Stop busy work, foster creative expression in schools earlier

By Foster Nicholas | Reporter

The normal high school English curriculum revolves around composing essays, writing book reports and ingesting information that isn’t particularly beneficial to the students who constantly go through the same pointless cycle until graduation. From ninth through 12th grade, the most beneficial life skills are not being discussed or imparted.

Instead of book reports and essays, schools need to start having at least one full year when students are assigned prompts that allow their brains to run free.

Creative writing is taught in many schools, but for most students, it is notorious for being a class that is an easy A. Therefore, students don’t take creative writing courses seriously. This needs to change, because the benefits of being able to effectively and accurately express oneself through writing will never come from putting together a plethora of book reports.

Many students in elementary schools are given writing prompts and write fiction stories that help develop their minds. High school students should be given prompts that allow them to reach into themselves and come to an honest and thorough understanding of how they feel about the world around them, as well as how they experience interacting with their peers. Furthermore, students should be able to start exploring their own sense of self within well thought out creative writing assignments. As teenagers’ brains develop, they are constantly having to assess their own beliefs, values, inner struggles and character strengths.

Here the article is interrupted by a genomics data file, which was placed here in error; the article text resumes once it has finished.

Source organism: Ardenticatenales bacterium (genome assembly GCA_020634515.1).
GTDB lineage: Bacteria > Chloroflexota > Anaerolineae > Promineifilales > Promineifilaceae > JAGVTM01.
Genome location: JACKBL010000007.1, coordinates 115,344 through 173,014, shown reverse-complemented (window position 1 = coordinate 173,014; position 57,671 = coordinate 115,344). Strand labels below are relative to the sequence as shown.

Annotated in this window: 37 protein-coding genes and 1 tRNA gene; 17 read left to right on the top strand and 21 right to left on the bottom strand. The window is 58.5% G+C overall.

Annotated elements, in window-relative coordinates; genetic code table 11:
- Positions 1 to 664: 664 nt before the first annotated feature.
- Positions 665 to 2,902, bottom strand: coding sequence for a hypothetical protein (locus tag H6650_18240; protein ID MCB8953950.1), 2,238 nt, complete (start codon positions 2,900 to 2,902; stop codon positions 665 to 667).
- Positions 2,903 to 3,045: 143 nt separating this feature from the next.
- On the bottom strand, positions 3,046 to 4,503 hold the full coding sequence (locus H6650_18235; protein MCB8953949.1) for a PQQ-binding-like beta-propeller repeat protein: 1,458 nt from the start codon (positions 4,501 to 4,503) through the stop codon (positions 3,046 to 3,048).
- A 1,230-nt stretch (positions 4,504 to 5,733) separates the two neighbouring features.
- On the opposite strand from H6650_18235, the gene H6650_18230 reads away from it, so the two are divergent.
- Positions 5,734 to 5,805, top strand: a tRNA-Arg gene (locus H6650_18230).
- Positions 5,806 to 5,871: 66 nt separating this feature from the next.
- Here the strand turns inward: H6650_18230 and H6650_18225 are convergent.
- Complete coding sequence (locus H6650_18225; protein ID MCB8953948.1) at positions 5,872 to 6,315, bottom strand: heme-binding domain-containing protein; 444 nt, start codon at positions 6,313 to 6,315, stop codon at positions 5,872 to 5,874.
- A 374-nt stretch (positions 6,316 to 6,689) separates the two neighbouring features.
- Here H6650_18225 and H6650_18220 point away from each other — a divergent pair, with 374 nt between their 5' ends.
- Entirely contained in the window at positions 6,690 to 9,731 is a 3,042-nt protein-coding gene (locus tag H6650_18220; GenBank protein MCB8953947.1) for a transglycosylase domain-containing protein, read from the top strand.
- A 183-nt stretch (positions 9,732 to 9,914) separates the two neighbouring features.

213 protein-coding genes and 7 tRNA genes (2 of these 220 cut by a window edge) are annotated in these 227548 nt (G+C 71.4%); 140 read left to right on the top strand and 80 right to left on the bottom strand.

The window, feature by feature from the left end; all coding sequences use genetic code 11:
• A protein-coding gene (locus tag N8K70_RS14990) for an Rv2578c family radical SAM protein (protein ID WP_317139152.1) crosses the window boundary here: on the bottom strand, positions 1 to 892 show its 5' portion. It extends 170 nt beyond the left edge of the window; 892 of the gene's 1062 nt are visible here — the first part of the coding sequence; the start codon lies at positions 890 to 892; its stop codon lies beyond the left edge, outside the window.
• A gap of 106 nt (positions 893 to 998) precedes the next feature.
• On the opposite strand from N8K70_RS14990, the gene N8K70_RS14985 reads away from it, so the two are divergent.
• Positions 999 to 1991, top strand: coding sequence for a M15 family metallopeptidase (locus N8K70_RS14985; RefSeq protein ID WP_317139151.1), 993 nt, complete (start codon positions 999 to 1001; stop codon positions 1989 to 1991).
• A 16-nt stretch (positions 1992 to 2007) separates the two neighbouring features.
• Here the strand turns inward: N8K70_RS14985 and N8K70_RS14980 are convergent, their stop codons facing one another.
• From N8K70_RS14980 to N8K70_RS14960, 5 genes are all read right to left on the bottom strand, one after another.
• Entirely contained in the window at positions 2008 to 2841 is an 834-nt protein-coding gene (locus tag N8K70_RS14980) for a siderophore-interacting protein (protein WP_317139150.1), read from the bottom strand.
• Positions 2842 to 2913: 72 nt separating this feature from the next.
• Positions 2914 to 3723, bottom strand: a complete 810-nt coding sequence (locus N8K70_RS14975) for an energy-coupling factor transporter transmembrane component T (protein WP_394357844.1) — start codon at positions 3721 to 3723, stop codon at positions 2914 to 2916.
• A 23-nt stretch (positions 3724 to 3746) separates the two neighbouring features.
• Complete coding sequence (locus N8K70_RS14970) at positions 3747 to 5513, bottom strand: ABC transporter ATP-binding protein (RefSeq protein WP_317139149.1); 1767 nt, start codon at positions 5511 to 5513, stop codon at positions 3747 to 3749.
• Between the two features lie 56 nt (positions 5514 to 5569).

A simple prompt such as, “Write about staying quiet when you feel like shouting,” brings forth a unique opportunity for students to create a story — whether it be truth or fantasy — allowing them to find their voice, use it and be heard. Therefore, writing in such a way does more than sharpen language skills or expand vocabulary; it inadvertently assists in building self confidence within students. Each assignment encourages individuals to develop their own voice, and in turn (over time), it aids every student in becoming comfortable with speaking their truth.

To many people, at first thought, creative writing may seem like a childish idea. This expostulation is false, and it has been proven again and again through psychological studies that creative writing is even more beneficial for college students. It continues to build on imagination, empathy, value identification, archetypal identity and other cerebral elements that cannot be taught via essays.

College-level students already have a foundation that was essentially built by generic busywork, so the creative writing process is no longer about structure but rather about imagination and identity. Another benefit for having creative writing courses be mandatory in colleges is that students are no longer required to censor themselves. This allows them to dig deeper and bring out more passion and truth in their writing, without the fear of being penalized for writing something the public school system deems “controversial.”

Overall, if students were given the opportunity to really get serious around the topic of creative writing, there would be innumerable benefits. Students would be able to grow as human beings and experience much less stress, as the days of busy work and essays would be far behind them.